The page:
Tag Archives: production

True North Pole

truenorthpoleMany years ago a small expedition to the North Pole was funded by several American toy manufacturers, anxious to better understand how Santa’s workshop achieved such incredible productivity and just-in-time delivery.

“How can Santa produce all those toys in such a short time?” one manager questioned in disbelief as the small group of managers furtively approached a window of Santa’s workshop. “Be quiet,” the group’s leader whispered to his fellow conspirators as he carefully wiped away a patch of window frost, “we want to learn as much as we can about their process before we’re discovered.”   Through the window, an army of diminutive workers could be seen producing to a cadence such as never before witnessed by these American managers.

“Look how they move these toys down the line without a hitch,” exclaimed one manager.

“Yes and look at the smiles,” noted another, “no entitlement here. My workers are three times the size of Santa’s but don’t produce even a fraction of the volume. All they do is complain.”

A third manager observed, “There appears to be a chart in the middle of the floor that tracks production by the hour. No doubt Santa uses that to crack the whip.”

“Indeed,” noted yet another manager, “and there is some kind of chart above the workers that shows how they optimize their production, and another white board that shows what’s expected of the team.”   “We could never get away with this my plant,” lamented one manager. “It’s clear that the North Pole has a team culture that’s foreign to the U.S.”

Suddenly the production line stopped. Apparently one of the workers had found a defect. Workers swarmed to the area where the defect was found and then gathered to talk about it. “How can these little people be so productive when they stop just because of a single defect?” laughed one of the managers who was immediately joined in laughter by the others.   “Yes, shouldn’t they just call the quality department?” one queried.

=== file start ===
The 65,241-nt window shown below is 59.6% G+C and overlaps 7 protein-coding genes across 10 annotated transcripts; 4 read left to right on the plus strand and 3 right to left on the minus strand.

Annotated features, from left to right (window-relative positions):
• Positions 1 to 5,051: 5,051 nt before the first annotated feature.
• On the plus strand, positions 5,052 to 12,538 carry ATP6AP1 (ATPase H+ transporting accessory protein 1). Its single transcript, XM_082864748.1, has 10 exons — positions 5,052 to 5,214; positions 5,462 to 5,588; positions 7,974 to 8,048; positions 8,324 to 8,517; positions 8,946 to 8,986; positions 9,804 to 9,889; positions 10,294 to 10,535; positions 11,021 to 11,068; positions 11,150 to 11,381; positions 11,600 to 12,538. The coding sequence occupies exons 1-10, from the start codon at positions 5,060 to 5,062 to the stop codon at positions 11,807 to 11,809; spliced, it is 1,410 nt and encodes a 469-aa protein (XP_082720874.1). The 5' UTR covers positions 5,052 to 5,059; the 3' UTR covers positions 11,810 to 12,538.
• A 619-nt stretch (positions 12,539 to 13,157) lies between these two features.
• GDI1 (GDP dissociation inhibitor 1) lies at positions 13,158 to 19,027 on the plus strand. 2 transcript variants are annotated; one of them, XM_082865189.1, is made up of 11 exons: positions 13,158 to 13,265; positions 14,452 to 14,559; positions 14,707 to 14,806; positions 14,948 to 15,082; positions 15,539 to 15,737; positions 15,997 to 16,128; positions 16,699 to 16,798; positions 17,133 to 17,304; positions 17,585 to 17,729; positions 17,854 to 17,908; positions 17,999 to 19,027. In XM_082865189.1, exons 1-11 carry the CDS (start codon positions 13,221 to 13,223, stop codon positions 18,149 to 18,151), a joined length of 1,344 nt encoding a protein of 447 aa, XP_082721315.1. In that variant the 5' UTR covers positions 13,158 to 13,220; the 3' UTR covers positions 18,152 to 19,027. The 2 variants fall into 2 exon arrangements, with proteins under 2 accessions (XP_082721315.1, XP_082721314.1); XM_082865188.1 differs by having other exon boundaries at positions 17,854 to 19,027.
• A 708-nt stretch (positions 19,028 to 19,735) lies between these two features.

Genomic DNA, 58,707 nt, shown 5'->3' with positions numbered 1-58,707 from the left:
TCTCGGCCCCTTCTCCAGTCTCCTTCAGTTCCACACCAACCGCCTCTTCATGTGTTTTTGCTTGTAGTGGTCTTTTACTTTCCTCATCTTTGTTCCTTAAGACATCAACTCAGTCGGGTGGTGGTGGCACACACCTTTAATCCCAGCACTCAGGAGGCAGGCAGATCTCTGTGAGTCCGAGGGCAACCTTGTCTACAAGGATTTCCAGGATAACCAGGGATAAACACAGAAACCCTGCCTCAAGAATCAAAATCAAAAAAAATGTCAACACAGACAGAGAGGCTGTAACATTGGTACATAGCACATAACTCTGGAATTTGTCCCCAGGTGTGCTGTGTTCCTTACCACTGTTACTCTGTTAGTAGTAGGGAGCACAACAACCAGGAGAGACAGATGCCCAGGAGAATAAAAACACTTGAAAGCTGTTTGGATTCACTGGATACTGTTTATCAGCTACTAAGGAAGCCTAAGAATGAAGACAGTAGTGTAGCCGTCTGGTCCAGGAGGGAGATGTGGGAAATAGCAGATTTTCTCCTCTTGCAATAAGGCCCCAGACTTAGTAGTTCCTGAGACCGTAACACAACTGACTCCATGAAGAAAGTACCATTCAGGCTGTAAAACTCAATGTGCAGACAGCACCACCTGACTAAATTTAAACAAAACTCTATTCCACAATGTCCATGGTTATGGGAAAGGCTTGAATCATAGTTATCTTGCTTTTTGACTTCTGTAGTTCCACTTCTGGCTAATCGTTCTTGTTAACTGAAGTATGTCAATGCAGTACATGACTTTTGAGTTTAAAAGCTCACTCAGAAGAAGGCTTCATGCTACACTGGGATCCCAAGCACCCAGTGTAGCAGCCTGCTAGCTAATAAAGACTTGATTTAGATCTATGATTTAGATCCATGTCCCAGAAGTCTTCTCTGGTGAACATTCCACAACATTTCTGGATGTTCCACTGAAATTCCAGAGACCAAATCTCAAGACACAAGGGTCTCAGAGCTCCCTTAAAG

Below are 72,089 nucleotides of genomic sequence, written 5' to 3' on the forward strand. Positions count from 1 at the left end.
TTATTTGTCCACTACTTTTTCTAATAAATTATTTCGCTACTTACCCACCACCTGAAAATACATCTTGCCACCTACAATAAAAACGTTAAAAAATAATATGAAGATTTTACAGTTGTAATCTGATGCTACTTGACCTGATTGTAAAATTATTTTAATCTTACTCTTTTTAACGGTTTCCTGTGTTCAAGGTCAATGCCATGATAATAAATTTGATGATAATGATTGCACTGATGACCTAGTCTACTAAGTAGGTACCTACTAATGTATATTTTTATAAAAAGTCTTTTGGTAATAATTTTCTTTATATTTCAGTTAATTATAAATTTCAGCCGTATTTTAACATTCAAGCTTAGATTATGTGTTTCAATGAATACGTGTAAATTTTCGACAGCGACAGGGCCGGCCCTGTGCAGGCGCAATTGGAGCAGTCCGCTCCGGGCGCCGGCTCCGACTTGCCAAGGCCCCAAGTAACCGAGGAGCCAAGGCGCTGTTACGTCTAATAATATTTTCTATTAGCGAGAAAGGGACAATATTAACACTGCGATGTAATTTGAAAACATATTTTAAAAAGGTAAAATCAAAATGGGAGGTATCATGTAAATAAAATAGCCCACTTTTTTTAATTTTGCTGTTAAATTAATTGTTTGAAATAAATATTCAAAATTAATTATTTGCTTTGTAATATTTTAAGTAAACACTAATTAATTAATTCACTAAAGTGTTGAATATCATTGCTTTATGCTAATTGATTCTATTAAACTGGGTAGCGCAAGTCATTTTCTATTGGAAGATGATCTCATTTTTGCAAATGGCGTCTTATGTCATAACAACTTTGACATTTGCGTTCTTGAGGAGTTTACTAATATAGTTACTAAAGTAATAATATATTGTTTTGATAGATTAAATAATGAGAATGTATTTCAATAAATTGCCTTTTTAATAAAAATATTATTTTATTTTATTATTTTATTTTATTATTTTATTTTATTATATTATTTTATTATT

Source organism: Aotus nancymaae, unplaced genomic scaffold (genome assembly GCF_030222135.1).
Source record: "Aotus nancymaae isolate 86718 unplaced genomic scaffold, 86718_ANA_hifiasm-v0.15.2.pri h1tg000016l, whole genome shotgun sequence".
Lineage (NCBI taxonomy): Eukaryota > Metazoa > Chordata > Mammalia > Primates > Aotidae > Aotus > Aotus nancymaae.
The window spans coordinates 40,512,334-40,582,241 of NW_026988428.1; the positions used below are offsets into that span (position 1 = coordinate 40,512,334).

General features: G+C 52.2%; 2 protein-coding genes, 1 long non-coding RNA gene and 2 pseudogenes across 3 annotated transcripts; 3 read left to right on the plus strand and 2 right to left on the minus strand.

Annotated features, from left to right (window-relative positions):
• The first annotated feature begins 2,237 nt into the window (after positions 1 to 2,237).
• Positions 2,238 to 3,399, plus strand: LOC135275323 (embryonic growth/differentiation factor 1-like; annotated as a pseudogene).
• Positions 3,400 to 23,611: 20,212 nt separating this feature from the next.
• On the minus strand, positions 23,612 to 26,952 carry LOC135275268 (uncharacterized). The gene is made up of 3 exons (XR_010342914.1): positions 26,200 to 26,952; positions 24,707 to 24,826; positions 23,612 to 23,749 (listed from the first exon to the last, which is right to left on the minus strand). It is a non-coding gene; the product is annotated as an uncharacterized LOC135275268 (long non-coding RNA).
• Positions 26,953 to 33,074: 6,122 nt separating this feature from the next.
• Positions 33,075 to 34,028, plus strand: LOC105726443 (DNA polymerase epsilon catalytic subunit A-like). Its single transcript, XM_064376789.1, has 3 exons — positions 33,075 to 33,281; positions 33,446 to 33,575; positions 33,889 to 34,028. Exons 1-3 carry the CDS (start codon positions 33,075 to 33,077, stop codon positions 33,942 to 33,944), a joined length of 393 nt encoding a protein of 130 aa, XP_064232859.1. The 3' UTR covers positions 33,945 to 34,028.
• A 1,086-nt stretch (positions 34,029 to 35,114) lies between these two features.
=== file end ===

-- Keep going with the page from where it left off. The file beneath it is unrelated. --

Still, the managers agreed there we some unusual new tools that appeared to be central to Santa’s secret. If only they could learn more about how those tools worked.   As if to answer their wish, Santa suddenly swung open the workshop door and bid his industrial spies, “Merry Christmas! Please come in. What would you like to know?”

The startled visitors thereupon entered Santa’s workshop and spent the remainder of the day asking questions about the tools that he had devised to improve productivity.   With cordiality that befit the season, Santa answered every question.   “Even if our employees are not as good as Santa’s,” remarked one of the managers, “at least we can take advantage of these new tools.”

As the shift was winding down, Santa’s visitors thanked him for answering their many questions, and then departed, intoxicated with these North Pole manufacturing techniques. When the visit ended, one of Santa’s employees asked Santa, “Why have you answered all of these questions from our competitors?”   Santa smiled wryly and replied, “Do not worry, what they need to know they will not see.”

Ho, ho, ho and Merry Christmas. See you next year.


Knowledge Work

An engineering manager whom I worked with twenty-five years ago challenged me one day, “You know, Bruce, if all employees were engineers, you wouldn’t need mistake-proofing.”  At the time, I was too stunned by his comment to even respond.  But happily, the memory provides good fodder for another post.